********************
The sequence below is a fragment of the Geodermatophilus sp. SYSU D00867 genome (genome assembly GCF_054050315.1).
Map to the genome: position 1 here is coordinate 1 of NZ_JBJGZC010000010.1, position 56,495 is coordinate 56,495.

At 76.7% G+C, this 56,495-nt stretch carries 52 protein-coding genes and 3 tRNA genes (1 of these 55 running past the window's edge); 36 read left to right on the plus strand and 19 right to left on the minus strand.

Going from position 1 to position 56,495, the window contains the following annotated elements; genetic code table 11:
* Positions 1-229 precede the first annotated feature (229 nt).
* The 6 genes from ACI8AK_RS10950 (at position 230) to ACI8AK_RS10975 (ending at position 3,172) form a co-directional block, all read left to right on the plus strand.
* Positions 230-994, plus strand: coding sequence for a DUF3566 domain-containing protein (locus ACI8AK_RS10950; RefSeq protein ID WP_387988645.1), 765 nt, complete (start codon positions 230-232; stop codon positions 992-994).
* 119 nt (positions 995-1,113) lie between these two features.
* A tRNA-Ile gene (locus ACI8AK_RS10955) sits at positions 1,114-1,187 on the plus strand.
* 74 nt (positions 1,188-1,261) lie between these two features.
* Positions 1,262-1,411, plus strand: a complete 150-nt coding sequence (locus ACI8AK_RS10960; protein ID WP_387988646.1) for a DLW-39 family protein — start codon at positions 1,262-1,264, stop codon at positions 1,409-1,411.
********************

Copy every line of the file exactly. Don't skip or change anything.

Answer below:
The sequence below is a fragment of the Geodermatophilus sp. SYSU D00867 genome (genome assembly GCF_054050315.1).
Map to the genome: position 1 here is coordinate 1 of NZ_JBJGZC010000010.1, position 56,495 is coordinate 56,495.

At 76.7% G+C, this 56,495-nt stretch carries 52 protein-coding genes and 3 tRNA genes (1 of these 55 running past the window's edge); 36 read left to right on the plus strand and 19 right to left on the minus strand.

Going from position 1 to position 56,495, the window contains the following annotated elements; genetic code table 11:
* Positions 1-229 precede the first annotated feature (229 nt).
* The 6 genes from ACI8AK_RS10950 (at position 230) to ACI8AK_RS10975 (ending at position 3,172) form a co-directional block, all read left to right on the plus strand.
* Positions 230-994, plus strand: coding sequence for a DUF3566 domain-containing protein (locus ACI8AK_RS10950; RefSeq protein ID WP_387988645.1), 765 nt, complete (start codon positions 230-232; stop codon positions 992-994).
* 119 nt (positions 995-1,113) lie between these two features.
* A tRNA-Ile gene (locus ACI8AK_RS10955) sits at positions 1,114-1,187 on the plus strand.
* 74 nt (positions 1,188-1,261) lie between these two features.
* Positions 1,262-1,411, plus strand: a complete 150-nt coding sequence (locus ACI8AK_RS10960; protein ID WP_387988646.1) for a DLW-39 family protein — start codon at positions 1,262-1,264, stop codon at positions 1,409-1,411.